By Patrick Johnston
Despite Raheem Sterling’s record transfer to Manchester City, Premier League boss Richard Scudamore said it was a “hard stretch” to suggest home grown quota rules were to blame for the increasing price of English talent.
Midfielder Sterling joined City from Liverpool on Tuesday for a reported fee of £49 million, British media said, a record price for an English player, overtaking the £35 million Liverpool paid Newcastle United for striker Andy Carroll in 2011.
The fees for players just starting their international careers exceed what Liverpool paid Ajax Amsterdam for Uruguayan thoroughbred Luis Suarez or Arsenal spent to sign renowned Chilean talent Alexis Sanchez from Barcelona.
City also spent more on bit-part England midfielder James Milner than they did on established Spaniard David Silva in 2010, while Manchester United recruited England teenage left-back Luke Shaw last season at double the cost of Marcos Rojo, who played in the World Cup final for Argentina.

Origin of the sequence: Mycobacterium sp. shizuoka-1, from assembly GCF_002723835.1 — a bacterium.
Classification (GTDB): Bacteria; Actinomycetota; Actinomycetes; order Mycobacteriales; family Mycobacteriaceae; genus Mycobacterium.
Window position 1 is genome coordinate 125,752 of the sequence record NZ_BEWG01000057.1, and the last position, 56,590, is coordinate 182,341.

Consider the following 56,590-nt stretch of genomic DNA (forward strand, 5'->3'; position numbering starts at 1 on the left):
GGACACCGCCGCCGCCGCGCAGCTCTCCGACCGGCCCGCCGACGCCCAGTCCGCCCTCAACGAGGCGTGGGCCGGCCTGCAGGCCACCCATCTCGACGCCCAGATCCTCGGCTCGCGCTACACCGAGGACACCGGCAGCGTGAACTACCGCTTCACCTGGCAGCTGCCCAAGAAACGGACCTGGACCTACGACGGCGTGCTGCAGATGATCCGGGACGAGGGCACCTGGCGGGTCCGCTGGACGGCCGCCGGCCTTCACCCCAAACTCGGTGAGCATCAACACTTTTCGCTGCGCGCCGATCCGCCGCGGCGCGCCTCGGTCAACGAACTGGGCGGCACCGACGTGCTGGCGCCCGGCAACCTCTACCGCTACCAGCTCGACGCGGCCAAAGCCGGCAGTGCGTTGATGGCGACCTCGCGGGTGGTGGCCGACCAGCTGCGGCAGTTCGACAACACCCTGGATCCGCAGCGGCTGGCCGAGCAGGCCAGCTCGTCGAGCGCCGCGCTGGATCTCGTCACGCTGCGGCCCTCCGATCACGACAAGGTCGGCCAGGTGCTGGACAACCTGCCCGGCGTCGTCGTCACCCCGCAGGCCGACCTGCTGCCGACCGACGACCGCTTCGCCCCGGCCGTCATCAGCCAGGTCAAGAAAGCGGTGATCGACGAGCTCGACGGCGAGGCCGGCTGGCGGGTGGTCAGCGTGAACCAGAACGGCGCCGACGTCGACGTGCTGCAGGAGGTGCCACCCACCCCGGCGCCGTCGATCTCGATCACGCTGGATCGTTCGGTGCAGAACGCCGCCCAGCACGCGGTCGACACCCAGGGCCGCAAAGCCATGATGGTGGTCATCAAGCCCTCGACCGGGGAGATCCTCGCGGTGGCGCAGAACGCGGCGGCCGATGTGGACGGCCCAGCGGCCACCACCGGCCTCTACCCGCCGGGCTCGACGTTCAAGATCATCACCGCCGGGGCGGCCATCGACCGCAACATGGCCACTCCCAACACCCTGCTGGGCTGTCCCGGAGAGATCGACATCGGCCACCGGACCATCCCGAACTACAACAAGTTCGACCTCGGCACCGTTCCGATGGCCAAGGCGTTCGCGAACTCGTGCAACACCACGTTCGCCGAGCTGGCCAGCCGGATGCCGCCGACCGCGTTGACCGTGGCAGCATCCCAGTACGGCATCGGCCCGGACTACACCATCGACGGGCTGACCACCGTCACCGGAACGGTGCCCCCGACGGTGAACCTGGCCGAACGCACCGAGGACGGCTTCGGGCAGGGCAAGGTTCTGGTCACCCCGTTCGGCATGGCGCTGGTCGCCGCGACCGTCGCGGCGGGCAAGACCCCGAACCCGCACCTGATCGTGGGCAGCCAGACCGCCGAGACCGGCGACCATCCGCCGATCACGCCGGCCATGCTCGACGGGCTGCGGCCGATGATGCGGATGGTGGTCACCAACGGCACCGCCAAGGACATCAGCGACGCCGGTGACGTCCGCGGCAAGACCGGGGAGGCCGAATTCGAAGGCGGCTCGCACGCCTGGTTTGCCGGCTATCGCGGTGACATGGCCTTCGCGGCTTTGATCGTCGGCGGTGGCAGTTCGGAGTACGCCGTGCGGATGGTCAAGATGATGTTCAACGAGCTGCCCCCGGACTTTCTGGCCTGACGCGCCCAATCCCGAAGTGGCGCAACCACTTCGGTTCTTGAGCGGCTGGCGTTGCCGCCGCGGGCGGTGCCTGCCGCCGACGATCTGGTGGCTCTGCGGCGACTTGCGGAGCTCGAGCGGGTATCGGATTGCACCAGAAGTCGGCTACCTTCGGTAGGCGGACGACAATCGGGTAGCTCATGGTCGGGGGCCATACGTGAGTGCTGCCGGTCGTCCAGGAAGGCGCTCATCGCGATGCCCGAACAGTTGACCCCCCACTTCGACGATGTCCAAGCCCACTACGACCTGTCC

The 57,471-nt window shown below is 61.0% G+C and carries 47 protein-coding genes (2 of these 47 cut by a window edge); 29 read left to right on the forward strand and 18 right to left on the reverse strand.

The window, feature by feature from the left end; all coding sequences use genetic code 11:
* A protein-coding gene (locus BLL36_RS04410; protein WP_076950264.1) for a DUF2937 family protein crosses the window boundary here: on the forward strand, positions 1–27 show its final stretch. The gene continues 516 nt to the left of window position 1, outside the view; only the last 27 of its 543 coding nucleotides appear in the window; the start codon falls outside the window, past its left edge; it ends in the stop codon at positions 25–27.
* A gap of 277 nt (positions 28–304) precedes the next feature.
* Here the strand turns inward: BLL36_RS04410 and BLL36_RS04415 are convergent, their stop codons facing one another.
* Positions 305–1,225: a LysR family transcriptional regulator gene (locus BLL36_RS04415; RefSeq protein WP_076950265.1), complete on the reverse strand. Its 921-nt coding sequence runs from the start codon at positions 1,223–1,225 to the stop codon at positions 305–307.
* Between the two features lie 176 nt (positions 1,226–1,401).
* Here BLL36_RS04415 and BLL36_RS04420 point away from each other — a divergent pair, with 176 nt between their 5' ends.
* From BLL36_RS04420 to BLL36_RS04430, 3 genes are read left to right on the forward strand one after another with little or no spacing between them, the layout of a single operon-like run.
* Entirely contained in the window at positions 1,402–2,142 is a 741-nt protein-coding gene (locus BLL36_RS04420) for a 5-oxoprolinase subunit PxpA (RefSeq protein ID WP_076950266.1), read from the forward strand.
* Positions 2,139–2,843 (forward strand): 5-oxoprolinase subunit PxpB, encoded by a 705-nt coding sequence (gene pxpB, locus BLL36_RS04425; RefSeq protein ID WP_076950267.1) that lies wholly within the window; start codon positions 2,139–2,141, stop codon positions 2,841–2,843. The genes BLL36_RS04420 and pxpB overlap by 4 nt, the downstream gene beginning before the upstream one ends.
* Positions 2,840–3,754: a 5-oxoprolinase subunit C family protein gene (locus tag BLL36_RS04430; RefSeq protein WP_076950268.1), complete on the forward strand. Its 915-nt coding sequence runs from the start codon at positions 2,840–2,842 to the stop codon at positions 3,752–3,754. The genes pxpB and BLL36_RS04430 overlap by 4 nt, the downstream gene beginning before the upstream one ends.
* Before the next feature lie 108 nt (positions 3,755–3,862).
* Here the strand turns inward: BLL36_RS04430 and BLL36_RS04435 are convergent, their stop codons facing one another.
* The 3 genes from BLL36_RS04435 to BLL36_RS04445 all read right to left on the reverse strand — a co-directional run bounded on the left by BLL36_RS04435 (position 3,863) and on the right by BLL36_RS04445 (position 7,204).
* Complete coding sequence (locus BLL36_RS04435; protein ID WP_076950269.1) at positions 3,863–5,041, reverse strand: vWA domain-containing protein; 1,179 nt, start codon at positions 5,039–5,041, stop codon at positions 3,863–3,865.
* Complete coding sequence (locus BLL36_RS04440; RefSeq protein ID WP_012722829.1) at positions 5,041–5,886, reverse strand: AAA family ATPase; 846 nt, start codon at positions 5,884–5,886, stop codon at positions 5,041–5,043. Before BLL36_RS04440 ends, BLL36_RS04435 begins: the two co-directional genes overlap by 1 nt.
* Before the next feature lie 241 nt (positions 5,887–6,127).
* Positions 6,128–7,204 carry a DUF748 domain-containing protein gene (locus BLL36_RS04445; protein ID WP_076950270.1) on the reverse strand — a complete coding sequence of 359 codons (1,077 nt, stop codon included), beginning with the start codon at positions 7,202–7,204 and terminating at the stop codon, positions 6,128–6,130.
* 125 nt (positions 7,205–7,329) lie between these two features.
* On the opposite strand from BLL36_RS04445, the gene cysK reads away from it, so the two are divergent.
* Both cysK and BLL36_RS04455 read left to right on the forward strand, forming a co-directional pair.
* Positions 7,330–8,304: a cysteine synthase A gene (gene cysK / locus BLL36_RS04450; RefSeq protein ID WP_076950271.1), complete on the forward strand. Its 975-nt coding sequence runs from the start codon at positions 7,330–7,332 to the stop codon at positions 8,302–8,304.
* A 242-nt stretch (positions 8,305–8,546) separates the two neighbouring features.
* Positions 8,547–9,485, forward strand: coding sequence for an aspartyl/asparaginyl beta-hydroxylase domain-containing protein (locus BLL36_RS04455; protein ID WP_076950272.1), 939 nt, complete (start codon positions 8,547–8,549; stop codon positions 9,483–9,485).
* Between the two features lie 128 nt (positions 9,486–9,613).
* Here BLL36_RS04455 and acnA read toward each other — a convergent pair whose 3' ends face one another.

With Premier League squads requiring eight home grown players in the squad of 25, the clamour for top local talent has never been so intense but Scudamore did not feel there was a link to the price hike.
“You can’t say it’s a systematic analysis of the cost of home grown talent,” Scudamore told Reuters on the sidelines of the Premier League’s Asian Trophy in Singapore.
“Whether that says the cost of English talent across the board is suddenly x is a hard stretch.”
The executive chairman said the fee for Sterling was down to Liverpool’s unwillingness to let the 20-year-old winger depart Anfield.
“Whether that is a premium on English players or not I don’t know, at the end of the day Manchester City wanted Raheem Sterling,” he said. “Manchester City have the ability to look around the whole world and decide who they want.
“They decided they want him, Liverpool didn’t want to sell him… therefore what you are seeing is the competitive tension, you are seeing the price taken to prize Raheem Sterling out of Liverpool. That is all you are seeing.”
Scudamore reiterated his objection to plans by Football Association chairman Greg Dyke to increase the quota for home grown players to 12.
“We do have a current quota system which says no more than 17 of your squad of 25 can be anything other than home grown, we think that is proportionate, we don’t think we should be increasing that number.”